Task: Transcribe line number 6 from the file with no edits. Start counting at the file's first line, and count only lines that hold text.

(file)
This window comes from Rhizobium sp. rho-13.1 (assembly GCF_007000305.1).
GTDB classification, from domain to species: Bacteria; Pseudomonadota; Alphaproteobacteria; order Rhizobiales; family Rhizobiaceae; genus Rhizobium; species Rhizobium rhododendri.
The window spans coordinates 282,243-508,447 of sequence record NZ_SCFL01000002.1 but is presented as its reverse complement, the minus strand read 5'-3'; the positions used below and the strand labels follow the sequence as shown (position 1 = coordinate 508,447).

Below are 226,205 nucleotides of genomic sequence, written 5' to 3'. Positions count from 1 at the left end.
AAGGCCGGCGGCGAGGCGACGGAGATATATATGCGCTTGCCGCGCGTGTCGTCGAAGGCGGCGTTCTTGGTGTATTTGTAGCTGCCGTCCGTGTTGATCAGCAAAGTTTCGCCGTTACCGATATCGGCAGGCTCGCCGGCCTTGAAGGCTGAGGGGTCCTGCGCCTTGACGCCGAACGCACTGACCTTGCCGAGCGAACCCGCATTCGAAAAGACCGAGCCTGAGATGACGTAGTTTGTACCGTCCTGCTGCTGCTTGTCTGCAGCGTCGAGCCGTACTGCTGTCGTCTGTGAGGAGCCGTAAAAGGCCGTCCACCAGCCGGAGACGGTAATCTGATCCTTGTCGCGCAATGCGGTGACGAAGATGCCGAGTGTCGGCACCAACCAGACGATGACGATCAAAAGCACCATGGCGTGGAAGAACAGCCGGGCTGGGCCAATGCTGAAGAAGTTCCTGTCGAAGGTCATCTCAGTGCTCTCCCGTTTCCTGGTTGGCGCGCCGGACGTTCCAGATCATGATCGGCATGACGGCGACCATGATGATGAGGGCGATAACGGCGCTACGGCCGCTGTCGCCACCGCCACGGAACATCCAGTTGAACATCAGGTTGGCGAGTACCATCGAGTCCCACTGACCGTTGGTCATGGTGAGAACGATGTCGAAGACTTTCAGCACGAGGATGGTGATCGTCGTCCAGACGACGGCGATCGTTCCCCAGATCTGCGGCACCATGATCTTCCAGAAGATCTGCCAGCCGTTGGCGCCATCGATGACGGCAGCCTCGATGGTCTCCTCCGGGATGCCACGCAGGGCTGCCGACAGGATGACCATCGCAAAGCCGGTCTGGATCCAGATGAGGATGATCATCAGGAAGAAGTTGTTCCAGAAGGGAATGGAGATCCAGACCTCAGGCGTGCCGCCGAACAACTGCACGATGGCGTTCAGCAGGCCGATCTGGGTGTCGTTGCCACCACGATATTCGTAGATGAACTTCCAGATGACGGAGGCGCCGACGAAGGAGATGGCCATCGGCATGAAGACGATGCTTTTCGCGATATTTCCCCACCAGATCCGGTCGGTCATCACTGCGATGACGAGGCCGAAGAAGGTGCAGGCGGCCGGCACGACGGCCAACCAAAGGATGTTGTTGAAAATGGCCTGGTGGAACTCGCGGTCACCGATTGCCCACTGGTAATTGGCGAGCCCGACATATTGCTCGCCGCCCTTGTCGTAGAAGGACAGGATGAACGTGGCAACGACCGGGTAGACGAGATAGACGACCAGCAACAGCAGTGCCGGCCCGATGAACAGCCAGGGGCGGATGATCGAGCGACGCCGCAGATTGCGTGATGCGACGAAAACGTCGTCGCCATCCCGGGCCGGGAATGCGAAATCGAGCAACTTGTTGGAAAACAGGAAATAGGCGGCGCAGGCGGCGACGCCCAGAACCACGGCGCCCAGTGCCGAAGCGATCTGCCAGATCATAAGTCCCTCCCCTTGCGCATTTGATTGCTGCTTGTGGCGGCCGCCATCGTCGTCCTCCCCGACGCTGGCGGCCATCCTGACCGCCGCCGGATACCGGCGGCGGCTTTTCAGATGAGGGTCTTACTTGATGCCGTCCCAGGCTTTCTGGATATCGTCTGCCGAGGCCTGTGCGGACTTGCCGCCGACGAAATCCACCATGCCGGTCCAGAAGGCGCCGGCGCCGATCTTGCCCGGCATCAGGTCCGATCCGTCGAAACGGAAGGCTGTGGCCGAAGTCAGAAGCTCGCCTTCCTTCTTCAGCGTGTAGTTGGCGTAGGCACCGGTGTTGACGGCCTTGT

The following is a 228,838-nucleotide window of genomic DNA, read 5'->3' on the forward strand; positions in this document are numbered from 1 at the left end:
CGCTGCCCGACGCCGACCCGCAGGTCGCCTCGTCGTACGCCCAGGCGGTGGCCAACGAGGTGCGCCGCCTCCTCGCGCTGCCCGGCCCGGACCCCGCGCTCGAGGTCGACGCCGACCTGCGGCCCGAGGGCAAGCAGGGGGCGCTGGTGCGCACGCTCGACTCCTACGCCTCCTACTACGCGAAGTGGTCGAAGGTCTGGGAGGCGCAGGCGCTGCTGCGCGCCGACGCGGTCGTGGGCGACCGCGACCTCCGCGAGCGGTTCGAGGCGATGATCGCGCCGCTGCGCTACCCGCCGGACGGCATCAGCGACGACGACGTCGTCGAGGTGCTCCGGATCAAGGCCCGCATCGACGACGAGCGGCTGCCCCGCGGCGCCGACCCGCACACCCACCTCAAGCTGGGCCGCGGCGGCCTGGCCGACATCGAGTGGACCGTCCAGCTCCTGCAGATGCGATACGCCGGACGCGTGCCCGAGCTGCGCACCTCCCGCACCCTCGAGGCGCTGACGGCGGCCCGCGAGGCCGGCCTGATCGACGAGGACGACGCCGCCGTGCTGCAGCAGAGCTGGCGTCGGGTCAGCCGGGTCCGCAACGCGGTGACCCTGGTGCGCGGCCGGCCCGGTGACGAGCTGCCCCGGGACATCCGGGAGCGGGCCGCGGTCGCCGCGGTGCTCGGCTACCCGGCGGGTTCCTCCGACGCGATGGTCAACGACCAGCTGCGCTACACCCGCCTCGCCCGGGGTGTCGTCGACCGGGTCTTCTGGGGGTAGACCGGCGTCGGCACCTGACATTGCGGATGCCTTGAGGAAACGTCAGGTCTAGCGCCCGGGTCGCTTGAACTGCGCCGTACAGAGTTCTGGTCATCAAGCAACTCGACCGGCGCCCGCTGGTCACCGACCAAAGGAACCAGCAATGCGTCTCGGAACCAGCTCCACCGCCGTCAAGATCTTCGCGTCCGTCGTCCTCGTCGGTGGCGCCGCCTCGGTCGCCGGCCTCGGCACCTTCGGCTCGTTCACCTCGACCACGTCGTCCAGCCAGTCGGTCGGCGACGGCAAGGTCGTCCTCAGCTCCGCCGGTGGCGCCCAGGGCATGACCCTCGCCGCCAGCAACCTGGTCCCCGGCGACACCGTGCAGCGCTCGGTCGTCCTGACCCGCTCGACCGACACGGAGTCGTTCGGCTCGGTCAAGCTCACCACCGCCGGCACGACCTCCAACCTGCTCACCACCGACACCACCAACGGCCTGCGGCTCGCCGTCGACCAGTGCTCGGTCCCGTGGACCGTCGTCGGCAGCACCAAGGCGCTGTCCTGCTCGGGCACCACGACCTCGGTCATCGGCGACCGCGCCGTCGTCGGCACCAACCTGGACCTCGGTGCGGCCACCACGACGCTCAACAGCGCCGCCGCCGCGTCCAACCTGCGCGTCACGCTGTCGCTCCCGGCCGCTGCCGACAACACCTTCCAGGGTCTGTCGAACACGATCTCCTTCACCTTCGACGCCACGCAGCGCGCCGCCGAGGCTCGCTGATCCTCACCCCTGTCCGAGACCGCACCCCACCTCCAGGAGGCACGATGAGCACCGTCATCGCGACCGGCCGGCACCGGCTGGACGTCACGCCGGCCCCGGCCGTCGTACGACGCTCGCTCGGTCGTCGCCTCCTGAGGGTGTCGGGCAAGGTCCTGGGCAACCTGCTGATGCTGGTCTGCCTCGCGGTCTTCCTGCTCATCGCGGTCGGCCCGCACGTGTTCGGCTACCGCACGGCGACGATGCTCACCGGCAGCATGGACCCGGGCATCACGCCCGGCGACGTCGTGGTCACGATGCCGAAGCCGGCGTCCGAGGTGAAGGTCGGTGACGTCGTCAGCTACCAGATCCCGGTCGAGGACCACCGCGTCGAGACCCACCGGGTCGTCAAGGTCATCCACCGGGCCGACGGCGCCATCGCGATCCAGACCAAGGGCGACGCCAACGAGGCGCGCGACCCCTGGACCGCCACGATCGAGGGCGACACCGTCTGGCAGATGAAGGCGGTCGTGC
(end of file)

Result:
The following is a 228,838-nucleotide window of genomic DNA, read 5'->3' on the forward strand; positions in this document are numbered from 1 at the left end: